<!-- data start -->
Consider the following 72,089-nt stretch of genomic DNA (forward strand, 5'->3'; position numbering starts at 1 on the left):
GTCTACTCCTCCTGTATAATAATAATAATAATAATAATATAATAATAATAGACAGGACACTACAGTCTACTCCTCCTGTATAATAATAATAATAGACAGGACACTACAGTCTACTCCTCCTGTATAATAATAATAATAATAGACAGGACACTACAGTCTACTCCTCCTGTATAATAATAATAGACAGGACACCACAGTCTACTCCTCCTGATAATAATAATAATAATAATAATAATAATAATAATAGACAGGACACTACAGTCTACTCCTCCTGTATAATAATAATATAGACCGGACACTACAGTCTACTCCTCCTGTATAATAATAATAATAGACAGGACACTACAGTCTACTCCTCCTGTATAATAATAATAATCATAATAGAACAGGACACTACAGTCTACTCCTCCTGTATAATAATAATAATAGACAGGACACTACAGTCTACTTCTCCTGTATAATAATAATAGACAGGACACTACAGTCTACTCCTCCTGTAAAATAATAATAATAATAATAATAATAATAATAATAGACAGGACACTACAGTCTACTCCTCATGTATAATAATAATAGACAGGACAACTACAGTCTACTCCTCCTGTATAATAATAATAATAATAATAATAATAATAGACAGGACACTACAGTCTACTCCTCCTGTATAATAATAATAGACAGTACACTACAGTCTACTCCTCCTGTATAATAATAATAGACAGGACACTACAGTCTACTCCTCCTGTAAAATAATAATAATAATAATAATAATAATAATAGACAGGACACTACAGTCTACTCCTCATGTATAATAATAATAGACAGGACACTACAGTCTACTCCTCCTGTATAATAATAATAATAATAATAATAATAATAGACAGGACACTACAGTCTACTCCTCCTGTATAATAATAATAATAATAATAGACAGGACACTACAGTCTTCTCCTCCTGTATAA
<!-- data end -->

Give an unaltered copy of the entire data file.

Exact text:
Consider the following 72,089-nt stretch of genomic DNA (forward strand, 5'->3'; position numbering starts at 1 on the left):
GTCTACTCCTCCTGTATAATAATAATAATAATAATAATATAATAATAATAGACAGGACACTACAGTCTACTCCTCCTGTATAATAATAATAATAGACAGGACACTACAGTCTACTCCTCCTGTATAATAATAATAATAATAGACAGGACACTACAGTCTACTCCTCCTGTATAATAATAATAGACAGGACACCACAGTCTACTCCTCCTGATAATAATAATAATAATAATAATAATAATAATAATAGACAGGACACTACAGTCTACTCCTCCTGTATAATAATAATATAGACCGGACACTACAGTCTACTCCTCCTGTATAATAATAATAATAGACAGGACACTACAGTCTACTCCTCCTGTATAATAATAATAATCATAATAGAACAGGACACTACAGTCTACTCCTCCTGTATAATAATAATAATAGACAGGACACTACAGTCTACTTCTCCTGTATAATAATAATAGACAGGACACTACAGTCTACTCCTCCTGTAAAATAATAATAATAATAATAATAATAATAATAATAGACAGGACACTACAGTCTACTCCTCATGTATAATAATAATAGACAGGACAACTACAGTCTACTCCTCCTGTATAATAATAATAATAATAATAATAATAATAGACAGGACACTACAGTCTACTCCTCCTGTATAATAATAATAGACAGTACACTACAGTCTACTCCTCCTGTATAATAATAATAGACAGGACACTACAGTCTACTCCTCCTGTAAAATAATAATAATAATAATAATAATAATAATAGACAGGACACTACAGTCTACTCCTCATGTATAATAATAATAGACAGGACACTACAGTCTACTCCTCCTGTATAATAATAATAATAATAATAATAATAATAGACAGGACACTACAGTCTACTCCTCCTGTATAATAATAATAATAATAATAGACAGGACACTACAGTCTTCTCCTCCTGTATAA